Many years ago (circa 1995), I was coming back from the daily routine in Ecuador: whitewater rafting in the Rio Blanco. A beautiful class III river that ran through the Andes mountains into the Pacific Coast. Almost every night after the trip I would go with my friends to the internet cafe — one of a few in Quito. We would go there not to use the internet but to drink coffee. I knew coffee.
At that time, the internet cafes would only let you use hotmail. I did not know what hotmail was but I was happy with the coffee. In my mind and while drinking my good South American brew, I thought to myself, is hotmail a secret tool used by the US to communicate?
After a few seconds of pondering this question and without a clear idea of what Hotmail was, I decided to ask my Australian friend, in my newly acquired Australian accent. He looked completely puzzled. Luckily for me, Australians go with the flow. He laughed and moved on. However, I still did not know what hotmail was. Truly, there was no reason for me to know. My life, after all was in the rivers not in the internet.
A few coffees (and beers) later, Xman asked me for my email address. What’s that, I asked in a rather solemn way. That’s what hotmail is, he responded. Now I was intrigued to say the least. I truly wanted a hotmail.
The next day we went to the internet cafe to help me setup my email address. He said, forget the borg (aka. Microsoft) , go with Yahoo!. At that time (circa 1995) I had no idea why he would refer to Microsoft as the borg. Yahoo! sounded fun plus I did not want to be part of the borg, whatever that meant.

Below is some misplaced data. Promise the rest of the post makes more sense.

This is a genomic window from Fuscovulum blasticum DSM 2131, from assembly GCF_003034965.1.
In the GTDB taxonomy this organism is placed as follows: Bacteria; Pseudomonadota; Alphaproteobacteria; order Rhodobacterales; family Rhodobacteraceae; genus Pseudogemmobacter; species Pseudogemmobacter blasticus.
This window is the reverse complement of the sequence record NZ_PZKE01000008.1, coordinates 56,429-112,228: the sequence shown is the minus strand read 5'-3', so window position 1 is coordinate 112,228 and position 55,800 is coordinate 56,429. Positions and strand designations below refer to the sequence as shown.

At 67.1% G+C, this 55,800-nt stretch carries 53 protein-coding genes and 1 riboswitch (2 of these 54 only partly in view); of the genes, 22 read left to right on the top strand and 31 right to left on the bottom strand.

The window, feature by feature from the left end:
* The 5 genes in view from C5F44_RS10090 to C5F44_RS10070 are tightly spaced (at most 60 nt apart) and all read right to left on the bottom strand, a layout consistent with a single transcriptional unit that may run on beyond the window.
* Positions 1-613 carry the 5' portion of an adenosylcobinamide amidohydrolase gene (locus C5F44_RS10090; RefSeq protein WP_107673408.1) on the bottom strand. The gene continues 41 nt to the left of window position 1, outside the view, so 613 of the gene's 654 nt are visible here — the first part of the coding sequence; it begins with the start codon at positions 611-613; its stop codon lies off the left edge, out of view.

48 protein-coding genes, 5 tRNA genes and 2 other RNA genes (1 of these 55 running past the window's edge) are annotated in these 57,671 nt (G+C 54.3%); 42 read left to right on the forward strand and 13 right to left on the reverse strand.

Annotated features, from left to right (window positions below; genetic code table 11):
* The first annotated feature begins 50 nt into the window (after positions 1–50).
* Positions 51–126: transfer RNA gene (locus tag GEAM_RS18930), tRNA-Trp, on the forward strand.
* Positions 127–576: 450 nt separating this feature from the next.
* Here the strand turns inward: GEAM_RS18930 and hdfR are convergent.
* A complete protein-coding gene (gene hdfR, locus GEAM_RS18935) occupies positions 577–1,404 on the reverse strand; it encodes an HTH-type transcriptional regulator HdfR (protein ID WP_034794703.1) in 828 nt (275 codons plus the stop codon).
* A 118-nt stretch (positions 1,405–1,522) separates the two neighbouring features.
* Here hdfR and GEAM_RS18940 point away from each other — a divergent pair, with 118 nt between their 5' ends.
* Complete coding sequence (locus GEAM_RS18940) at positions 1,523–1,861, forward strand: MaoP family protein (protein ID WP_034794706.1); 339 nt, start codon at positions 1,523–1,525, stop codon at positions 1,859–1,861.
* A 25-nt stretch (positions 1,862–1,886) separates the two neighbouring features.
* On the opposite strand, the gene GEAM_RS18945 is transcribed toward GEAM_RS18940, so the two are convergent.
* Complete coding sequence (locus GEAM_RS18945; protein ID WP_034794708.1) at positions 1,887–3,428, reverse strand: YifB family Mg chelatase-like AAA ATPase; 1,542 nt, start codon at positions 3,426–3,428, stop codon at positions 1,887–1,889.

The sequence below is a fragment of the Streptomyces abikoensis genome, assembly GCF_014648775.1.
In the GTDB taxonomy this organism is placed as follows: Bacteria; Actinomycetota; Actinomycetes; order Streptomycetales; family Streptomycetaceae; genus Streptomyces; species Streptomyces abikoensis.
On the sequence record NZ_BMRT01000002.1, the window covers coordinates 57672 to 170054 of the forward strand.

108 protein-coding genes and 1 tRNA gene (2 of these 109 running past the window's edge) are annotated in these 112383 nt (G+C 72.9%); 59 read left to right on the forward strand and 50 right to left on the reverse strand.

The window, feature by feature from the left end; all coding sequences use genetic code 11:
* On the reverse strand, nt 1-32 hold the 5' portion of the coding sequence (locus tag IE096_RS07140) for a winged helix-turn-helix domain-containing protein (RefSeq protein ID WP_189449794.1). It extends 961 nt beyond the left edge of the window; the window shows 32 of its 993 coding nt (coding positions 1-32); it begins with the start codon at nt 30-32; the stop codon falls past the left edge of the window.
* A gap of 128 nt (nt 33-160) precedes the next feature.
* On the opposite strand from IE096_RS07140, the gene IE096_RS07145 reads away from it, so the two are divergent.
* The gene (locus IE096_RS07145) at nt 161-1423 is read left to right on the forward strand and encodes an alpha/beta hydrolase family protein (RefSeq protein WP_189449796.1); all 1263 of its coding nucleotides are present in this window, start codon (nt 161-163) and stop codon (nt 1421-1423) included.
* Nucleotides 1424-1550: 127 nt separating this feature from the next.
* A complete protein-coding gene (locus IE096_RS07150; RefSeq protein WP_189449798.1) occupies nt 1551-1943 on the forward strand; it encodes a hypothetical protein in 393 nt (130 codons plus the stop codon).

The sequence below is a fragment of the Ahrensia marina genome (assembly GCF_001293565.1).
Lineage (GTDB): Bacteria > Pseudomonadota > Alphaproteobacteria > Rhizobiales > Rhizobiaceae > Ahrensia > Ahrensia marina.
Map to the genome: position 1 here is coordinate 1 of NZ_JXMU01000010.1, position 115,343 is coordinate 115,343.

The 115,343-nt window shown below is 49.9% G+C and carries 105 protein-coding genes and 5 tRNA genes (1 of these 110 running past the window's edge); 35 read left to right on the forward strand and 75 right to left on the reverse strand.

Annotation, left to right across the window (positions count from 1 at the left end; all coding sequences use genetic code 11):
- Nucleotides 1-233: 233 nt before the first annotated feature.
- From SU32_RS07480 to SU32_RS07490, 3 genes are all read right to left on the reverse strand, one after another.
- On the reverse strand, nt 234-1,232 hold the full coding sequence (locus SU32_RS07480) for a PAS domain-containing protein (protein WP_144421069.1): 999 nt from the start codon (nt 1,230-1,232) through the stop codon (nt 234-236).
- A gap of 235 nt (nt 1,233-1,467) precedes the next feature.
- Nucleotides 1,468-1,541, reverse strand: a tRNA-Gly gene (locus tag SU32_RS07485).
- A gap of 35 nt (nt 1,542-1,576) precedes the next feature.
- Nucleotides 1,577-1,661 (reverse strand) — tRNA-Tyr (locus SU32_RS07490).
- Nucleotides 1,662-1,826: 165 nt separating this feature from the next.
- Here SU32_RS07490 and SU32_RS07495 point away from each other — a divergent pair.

I needed a nickname I could use. We tried antonio but the internet was so old and by then that someone had taken that already. After trying for several minutes we gave up. No nickname was good enough. I wanted my own name and my own piece of the internet. I did not want to be antonio123 or altamirano2098.
The next day we met somewhere around the city. He looked happy. He had been able to get me a cool nickname (handle). The chosen name had been antoniocapo. I was like, WTF mate! But then he explained the reasoning behind it. Capo, it turned out, meant boss in Italian and at the time I was pretty good at helping people stay out of trouble in the river. He’d nicknamed me capo. And so, my nickname was born and I went on without using it for years. I had no reason to use it as I didn’t know anyone else with an email address except for my friend who had just created it one for me.
Today, if you look for me on Google you will see that all of the results are mine. I’ve become quite the internet citizen and have left the rivers behind.